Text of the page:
MIAMI, Oct. 14 (UPI) — South Florida is ground zero for giant invasive snakes, a report released by the U.S. Geological Survey concludes.
A 302-page risk assessment of nine species of reptilian invaders says it’s not just the warm, wet climate that makes Florida the most prone to reptilian invaders, The Miami Herald reports.
The report cites South Florida as a major hub for giant snake importers and breeders, placing the area at risk for both escapes and releases.
Zoologist Gordon Rodda of Fort Collins, Colo., co-authored the report with colleague Robert Reed, an invasive species scientist and herpetologist.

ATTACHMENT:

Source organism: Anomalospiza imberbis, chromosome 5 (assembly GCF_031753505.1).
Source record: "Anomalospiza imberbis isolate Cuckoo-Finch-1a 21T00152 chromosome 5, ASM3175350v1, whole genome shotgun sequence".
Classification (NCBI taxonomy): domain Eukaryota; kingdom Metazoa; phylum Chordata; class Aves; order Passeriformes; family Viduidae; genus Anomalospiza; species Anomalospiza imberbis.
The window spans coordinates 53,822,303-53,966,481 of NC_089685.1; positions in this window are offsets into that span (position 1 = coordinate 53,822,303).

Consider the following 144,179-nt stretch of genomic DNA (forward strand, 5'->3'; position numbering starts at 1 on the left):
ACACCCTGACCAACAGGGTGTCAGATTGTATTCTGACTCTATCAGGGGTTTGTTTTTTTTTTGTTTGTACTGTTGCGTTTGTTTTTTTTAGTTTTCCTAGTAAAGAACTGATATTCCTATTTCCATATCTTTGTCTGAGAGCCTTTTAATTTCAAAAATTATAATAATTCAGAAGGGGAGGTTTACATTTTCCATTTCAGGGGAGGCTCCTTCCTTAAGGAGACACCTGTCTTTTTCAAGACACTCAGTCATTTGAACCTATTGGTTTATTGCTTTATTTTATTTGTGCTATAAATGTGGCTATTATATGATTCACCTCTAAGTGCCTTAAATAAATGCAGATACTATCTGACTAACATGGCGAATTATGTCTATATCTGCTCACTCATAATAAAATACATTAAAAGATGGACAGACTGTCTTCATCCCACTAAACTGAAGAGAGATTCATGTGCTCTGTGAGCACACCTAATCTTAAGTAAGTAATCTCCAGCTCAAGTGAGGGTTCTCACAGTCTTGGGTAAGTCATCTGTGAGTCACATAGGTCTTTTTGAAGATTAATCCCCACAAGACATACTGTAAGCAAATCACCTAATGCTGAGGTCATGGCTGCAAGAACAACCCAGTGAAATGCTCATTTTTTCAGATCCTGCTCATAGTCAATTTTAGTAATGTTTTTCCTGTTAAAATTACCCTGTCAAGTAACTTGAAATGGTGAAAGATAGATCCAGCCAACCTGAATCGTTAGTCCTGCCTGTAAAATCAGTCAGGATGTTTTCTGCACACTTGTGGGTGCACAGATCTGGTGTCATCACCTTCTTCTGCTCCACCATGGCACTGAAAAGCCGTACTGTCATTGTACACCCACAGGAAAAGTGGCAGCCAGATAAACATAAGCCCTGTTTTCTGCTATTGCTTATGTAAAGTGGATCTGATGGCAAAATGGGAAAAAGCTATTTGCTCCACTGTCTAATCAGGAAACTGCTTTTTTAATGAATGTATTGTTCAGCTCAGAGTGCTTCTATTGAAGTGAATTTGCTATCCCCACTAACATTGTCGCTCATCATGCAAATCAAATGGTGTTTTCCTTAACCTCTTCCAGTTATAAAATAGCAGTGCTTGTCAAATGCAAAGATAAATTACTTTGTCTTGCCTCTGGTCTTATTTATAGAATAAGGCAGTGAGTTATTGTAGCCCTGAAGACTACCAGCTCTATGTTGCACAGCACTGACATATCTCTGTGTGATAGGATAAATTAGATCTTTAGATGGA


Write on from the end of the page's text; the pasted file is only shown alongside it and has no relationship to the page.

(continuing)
The pair analyzed the biological risks posed by nine species of giant snakes, including the green anaconda, the reticulated python, the Northern Africa python and the Indian or Burmese python.
While the risk to humans appears low, Rodda says the top five species all share traits that could upset the ecological balance and make the snakes difficult to eradicate.
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